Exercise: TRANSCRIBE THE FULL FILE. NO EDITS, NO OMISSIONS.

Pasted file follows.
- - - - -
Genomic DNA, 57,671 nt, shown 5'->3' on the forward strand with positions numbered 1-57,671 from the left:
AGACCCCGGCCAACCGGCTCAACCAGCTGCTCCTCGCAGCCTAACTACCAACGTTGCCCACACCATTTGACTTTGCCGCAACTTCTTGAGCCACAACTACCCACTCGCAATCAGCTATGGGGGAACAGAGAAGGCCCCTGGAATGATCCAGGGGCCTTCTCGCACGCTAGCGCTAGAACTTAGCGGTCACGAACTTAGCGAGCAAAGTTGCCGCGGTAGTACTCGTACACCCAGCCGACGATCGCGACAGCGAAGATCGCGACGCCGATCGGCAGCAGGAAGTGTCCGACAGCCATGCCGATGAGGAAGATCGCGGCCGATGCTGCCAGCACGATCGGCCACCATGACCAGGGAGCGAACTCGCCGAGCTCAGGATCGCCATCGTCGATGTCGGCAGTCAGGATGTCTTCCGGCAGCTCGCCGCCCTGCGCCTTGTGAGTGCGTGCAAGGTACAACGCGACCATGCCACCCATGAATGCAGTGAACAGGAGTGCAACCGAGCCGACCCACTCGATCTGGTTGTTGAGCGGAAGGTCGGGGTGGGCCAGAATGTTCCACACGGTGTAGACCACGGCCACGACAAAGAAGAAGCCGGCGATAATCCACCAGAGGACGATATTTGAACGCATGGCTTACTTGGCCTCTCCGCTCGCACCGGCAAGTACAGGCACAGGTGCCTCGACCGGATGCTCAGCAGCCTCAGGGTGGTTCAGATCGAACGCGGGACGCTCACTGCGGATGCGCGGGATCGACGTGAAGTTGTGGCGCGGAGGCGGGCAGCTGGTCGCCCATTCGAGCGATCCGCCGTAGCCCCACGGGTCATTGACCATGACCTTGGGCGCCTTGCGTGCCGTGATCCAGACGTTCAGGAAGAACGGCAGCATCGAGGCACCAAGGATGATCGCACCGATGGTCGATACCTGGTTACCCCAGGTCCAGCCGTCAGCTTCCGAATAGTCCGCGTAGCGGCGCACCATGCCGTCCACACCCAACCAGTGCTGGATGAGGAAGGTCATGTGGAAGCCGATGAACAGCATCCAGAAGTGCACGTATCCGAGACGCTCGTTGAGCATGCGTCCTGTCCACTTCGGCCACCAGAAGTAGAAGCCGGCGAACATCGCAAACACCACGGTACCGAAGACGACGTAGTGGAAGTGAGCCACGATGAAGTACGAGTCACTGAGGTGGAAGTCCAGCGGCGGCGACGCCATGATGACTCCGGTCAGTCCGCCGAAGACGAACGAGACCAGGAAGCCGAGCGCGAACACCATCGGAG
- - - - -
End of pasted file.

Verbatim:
Genomic DNA, 57,671 nt, shown 5'->3' on the forward strand with positions numbered 1-57,671 from the left:
AGACCCCGGCCAACCGGCTCAACCAGCTGCTCCTCGCAGCCTAACTACCAACGTTGCCCACACCATTTGACTTTGCCGCAACTTCTTGAGCCACAACTACCCACTCGCAATCAGCTATGGGGGAACAGAGAAGGCCCCTGGAATGATCCAGGGGCCTTCTCGCACGCTAGCGCTAGAACTTAGCGGTCACGAACTTAGCGAGCAAAGTTGCCGCGGTAGTACTCGTACACCCAGCCGACGATCGCGACAGCGAAGATCGCGACGCCGATCGGCAGCAGGAAGTGTCCGACAGCCATGCCGATGAGGAAGATCGCGGCCGATGCTGCCAGCACGATCGGCCACCATGACCAGGGAGCGAACTCGCCGAGCTCAGGATCGCCATCGTCGATGTCGGCAGTCAGGATGTCTTCCGGCAGCTCGCCGCCCTGCGCCTTGTGAGTGCGTGCAAGGTACAACGCGACCATGCCACCCATGAATGCAGTGAACAGGAGTGCAACCGAGCCGACCCACTCGATCTGGTTGTTGAGCGGAAGGTCGGGGTGGGCCAGAATGTTCCACACGGTGTAGACCACGGCCACGACAAAGAAGAAGCCGGCGATAATCCACCAGAGGACGATATTTGAACGCATGGCTTACTTGGCCTCTCCGCTCGCACCGGCAAGTACAGGCACAGGTGCCTCGACCGGATGCTCAGCAGCCTCAGGGTGGTTCAGATCGAACGCGGGACGCTCACTGCGGATGCGCGGGATCGACGTGAAGTTGTGGCGCGGAGGCGGGCAGCTGGTCGCCCATTCGAGCGATCCGCCGTAGCCCCACGGGTCATTGACCATGACCTTGGGCGCCTTGCGTGCCGTGATCCAGACGTTCAGGAAGAACGGCAGCATCGAGGCACCAAGGATGATCGCACCGATGGTCGATACCTGGTTACCCCAGGTCCAGCCGTCAGCTTCCGAATAGTCCGCGTAGCGGCGCACCATGCCGTCCACACCCAACCAGTGCTGGATGAGGAAGGTCATGTGGAAGCCGATGAACAGCATCCAGAAGTGCACGTATCCGAGACGCTCGTTGAGCATGCGTCCTGTCCACTTCGGCCACCAGAAGTAGAAGCCGGCGAACATCGCAAACACCACGGTACCGAAGACGACGTAGTGGAAGTGAGCCACGATGAAGTACGAGTCACTGAGGTGGAAGTCCAGCGGCGGCGACGCCATGATGACTCCGGTCAGTCCGCCGAAGACGAACGAGACCAGGAAGCCGAGCGCGAACACCATCGGAG